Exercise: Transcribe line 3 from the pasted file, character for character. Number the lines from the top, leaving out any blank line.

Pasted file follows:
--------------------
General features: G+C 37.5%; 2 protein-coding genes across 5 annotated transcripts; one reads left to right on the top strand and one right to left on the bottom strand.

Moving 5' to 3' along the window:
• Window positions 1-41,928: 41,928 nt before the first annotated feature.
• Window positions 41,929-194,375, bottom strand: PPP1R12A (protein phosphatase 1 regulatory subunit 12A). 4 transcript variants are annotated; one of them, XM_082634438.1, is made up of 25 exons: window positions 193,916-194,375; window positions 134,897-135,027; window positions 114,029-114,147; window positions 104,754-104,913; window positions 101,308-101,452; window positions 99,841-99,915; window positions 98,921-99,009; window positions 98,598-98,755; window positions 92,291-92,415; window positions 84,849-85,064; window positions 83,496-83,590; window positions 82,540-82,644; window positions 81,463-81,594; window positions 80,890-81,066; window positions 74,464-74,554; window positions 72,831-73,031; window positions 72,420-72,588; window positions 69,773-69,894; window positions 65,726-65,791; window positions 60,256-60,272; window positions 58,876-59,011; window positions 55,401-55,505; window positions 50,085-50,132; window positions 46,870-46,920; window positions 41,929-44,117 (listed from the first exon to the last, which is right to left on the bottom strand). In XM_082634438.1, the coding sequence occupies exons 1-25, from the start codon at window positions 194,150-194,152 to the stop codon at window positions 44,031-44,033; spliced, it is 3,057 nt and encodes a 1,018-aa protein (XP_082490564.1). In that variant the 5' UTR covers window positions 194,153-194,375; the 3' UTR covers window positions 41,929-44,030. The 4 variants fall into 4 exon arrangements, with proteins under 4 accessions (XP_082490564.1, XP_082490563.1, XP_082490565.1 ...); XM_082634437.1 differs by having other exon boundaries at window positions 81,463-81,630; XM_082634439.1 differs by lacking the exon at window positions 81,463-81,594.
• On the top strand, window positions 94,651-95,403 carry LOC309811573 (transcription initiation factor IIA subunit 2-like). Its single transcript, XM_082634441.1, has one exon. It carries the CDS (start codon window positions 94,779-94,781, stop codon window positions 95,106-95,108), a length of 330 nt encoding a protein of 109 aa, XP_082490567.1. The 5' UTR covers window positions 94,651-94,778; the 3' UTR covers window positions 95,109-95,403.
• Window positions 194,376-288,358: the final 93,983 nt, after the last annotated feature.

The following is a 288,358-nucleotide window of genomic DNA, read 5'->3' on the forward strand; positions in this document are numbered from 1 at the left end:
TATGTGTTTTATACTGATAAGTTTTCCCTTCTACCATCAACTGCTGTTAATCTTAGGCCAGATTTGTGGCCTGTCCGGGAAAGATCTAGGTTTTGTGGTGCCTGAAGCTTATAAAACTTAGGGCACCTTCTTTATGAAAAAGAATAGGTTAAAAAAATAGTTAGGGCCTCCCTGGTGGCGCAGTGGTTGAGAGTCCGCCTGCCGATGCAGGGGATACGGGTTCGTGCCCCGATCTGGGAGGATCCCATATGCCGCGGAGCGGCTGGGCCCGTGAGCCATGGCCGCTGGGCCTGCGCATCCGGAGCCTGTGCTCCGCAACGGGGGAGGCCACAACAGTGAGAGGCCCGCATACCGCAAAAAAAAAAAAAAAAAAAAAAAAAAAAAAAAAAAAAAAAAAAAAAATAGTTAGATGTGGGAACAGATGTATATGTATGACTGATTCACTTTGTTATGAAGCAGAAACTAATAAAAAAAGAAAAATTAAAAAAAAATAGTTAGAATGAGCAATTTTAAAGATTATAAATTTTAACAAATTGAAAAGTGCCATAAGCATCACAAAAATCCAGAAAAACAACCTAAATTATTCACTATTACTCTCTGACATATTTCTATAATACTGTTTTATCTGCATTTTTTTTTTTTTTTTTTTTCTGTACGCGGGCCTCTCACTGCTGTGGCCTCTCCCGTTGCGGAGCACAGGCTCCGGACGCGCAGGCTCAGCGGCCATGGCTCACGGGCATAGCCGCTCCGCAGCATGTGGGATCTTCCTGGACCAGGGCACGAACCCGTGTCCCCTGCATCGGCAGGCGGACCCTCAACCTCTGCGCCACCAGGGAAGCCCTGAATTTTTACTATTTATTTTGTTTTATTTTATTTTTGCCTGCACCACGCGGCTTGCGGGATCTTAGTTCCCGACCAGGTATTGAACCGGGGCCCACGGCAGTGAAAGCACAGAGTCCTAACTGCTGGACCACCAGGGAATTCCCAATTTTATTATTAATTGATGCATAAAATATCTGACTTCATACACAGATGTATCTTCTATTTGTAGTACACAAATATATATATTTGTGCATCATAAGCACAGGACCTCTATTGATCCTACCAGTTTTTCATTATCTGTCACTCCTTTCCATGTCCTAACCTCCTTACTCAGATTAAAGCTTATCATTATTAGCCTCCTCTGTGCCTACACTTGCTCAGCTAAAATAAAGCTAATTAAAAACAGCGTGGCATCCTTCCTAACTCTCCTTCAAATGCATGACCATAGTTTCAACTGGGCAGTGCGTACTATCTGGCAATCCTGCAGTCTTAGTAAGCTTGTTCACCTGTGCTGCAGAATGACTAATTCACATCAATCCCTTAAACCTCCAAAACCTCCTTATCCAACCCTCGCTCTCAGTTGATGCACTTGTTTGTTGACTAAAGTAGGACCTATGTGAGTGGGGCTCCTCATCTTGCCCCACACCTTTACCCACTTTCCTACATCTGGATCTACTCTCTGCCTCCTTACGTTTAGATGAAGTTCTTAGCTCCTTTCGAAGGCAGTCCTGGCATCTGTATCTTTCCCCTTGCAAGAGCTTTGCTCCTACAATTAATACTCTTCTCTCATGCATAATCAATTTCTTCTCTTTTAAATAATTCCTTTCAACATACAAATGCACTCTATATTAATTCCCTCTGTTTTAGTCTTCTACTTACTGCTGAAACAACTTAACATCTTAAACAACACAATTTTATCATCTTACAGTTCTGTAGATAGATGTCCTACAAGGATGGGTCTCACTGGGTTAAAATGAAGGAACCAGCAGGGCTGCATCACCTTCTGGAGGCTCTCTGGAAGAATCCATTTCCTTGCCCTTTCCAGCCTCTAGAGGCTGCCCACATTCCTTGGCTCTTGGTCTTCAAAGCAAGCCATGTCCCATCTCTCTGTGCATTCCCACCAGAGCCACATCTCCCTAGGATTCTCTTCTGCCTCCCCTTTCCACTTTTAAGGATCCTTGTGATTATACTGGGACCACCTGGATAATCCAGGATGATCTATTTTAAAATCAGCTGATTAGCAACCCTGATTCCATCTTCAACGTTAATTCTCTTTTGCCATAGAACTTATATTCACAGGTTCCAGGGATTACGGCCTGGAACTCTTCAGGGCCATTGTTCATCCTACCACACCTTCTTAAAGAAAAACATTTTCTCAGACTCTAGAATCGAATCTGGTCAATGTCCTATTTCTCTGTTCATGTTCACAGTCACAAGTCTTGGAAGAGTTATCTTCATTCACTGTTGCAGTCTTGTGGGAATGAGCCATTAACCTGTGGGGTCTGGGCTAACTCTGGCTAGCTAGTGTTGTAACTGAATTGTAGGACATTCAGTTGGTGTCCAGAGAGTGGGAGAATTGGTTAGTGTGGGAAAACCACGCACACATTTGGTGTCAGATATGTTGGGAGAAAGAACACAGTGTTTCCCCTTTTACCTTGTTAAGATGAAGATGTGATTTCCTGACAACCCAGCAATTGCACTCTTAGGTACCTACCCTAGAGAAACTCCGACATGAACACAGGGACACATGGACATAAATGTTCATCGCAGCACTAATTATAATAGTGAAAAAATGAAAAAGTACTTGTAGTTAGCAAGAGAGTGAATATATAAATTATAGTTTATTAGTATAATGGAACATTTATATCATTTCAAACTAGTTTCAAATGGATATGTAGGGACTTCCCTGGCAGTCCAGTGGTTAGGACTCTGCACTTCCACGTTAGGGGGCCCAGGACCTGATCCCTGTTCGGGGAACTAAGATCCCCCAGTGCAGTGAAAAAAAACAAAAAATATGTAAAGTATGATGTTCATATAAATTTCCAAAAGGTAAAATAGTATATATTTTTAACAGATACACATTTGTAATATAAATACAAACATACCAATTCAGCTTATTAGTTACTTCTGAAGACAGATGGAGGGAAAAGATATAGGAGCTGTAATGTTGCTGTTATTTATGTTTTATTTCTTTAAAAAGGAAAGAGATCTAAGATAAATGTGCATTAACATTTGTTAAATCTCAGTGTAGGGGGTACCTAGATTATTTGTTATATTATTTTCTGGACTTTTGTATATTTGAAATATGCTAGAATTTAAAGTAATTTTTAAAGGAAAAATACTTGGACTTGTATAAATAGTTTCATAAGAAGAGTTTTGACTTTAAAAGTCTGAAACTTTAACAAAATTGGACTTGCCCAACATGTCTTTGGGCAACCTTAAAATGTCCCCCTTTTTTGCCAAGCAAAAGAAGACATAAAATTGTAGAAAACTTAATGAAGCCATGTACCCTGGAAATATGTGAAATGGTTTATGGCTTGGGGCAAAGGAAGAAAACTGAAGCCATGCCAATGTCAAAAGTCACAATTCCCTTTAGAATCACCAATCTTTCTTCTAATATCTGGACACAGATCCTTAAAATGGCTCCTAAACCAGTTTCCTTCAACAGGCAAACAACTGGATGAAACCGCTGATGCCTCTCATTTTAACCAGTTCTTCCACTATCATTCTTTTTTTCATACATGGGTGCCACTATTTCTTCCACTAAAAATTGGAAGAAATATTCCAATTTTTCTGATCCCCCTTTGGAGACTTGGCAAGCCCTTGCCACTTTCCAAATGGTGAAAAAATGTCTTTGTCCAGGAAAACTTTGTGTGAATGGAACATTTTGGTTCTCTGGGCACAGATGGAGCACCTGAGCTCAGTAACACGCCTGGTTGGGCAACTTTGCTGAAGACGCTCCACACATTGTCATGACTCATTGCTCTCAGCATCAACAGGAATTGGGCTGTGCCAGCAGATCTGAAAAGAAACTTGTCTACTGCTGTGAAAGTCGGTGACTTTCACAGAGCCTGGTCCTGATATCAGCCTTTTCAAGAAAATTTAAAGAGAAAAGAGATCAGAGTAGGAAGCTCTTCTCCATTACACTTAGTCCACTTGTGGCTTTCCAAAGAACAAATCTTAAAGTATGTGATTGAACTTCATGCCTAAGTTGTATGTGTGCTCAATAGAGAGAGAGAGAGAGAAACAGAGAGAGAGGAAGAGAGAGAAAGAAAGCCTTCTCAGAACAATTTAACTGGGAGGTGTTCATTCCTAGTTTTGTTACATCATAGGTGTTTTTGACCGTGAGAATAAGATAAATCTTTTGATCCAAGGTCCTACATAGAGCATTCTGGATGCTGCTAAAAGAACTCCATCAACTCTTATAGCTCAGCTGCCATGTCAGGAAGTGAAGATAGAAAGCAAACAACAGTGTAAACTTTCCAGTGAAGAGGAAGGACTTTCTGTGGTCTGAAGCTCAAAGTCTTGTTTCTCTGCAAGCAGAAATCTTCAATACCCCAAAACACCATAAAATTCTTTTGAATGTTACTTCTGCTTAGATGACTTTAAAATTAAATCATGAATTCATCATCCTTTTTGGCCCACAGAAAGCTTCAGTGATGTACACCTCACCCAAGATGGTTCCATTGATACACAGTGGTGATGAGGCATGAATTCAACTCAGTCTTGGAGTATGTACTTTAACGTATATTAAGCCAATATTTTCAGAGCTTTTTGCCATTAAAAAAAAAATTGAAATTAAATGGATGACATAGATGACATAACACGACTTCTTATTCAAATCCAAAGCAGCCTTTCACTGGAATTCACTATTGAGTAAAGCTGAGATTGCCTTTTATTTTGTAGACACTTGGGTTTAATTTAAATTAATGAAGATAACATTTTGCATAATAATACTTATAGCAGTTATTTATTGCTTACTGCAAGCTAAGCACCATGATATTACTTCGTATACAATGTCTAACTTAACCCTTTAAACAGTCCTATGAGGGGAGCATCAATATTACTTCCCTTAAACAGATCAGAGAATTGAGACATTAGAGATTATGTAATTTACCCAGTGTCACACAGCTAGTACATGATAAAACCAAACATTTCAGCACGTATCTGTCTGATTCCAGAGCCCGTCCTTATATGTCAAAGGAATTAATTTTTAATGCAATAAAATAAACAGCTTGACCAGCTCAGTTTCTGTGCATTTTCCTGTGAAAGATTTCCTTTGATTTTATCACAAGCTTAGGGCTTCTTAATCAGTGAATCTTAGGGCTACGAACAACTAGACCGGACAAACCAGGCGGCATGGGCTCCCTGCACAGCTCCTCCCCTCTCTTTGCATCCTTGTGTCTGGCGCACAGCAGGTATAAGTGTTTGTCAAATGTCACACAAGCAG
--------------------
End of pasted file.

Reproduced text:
• Window positions 1-41,928: 41,928 nt before the first annotated feature.